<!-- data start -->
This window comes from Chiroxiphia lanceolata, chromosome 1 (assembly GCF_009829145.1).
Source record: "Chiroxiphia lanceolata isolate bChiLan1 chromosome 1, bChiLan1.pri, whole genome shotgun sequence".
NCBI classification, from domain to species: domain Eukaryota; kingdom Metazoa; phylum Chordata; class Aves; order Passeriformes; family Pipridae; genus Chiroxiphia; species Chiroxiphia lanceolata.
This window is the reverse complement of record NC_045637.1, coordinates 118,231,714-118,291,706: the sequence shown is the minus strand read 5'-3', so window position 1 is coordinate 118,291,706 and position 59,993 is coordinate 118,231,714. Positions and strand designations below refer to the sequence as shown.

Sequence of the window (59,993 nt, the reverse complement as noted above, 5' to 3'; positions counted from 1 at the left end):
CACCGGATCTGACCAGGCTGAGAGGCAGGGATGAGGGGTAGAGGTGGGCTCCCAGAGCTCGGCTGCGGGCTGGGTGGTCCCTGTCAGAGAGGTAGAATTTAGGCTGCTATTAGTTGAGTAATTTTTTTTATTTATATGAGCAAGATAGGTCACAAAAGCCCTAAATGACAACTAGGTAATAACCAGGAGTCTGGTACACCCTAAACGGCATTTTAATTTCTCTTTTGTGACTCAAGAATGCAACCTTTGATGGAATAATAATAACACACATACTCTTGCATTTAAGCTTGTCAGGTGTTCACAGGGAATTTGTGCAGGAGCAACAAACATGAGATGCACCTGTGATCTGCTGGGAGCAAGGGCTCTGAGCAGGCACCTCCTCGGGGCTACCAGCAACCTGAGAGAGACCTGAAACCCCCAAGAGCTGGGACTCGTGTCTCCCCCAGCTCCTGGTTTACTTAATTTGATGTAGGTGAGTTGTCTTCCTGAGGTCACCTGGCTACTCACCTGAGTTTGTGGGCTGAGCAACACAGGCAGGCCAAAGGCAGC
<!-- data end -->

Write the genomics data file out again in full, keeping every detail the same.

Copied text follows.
This window comes from Chiroxiphia lanceolata, chromosome 1 (assembly GCF_009829145.1).
Source record: "Chiroxiphia lanceolata isolate bChiLan1 chromosome 1, bChiLan1.pri, whole genome shotgun sequence".
NCBI classification, from domain to species: domain Eukaryota; kingdom Metazoa; phylum Chordata; class Aves; order Passeriformes; family Pipridae; genus Chiroxiphia; species Chiroxiphia lanceolata.
This window is the reverse complement of record NC_045637.1, coordinates 118,231,714-118,291,706: the sequence shown is the minus strand read 5'-3', so window position 1 is coordinate 118,291,706 and position 59,993 is coordinate 118,231,714. Positions and strand designations below refer to the sequence as shown.

Sequence of the window (59,993 nt, the reverse complement as noted above, 5' to 3'; positions counted from 1 at the left end):
CACCGGATCTGACCAGGCTGAGAGGCAGGGATGAGGGGTAGAGGTGGGCTCCCAGAGCTCGGCTGCGGGCTGGGTGGTCCCTGTCAGAGAGGTAGAATTTAGGCTGCTATTAGTTGAGTAATTTTTTTTATTTATATGAGCAAGATAGGTCACAAAAGCCCTAAATGACAACTAGGTAATAACCAGGAGTCTGGTACACCCTAAACGGCATTTTAATTTCTCTTTTGTGACTCAAGAATGCAACCTTTGATGGAATAATAATAACACACATACTCTTGCATTTAAGCTTGTCAGGTGTTCACAGGGAATTTGTGCAGGAGCAACAAACATGAGATGCACCTGTGATCTGCTGGGAGCAAGGGCTCTGAGCAGGCACCTCCTCGGGGCTACCAGCAACCTGAGAGAGACCTGAAACCCCCAAGAGCTGGGACTCGTGTCTCCCCCAGCTCCTGGTTTACTTAATTTGATGTAGGTGAGTTGTCTTCCTGAGGTCACCTGGCTACTCACCTGAGTTTGTGGGCTGAGCAACACAGGCAGGCCAAAGGCAGC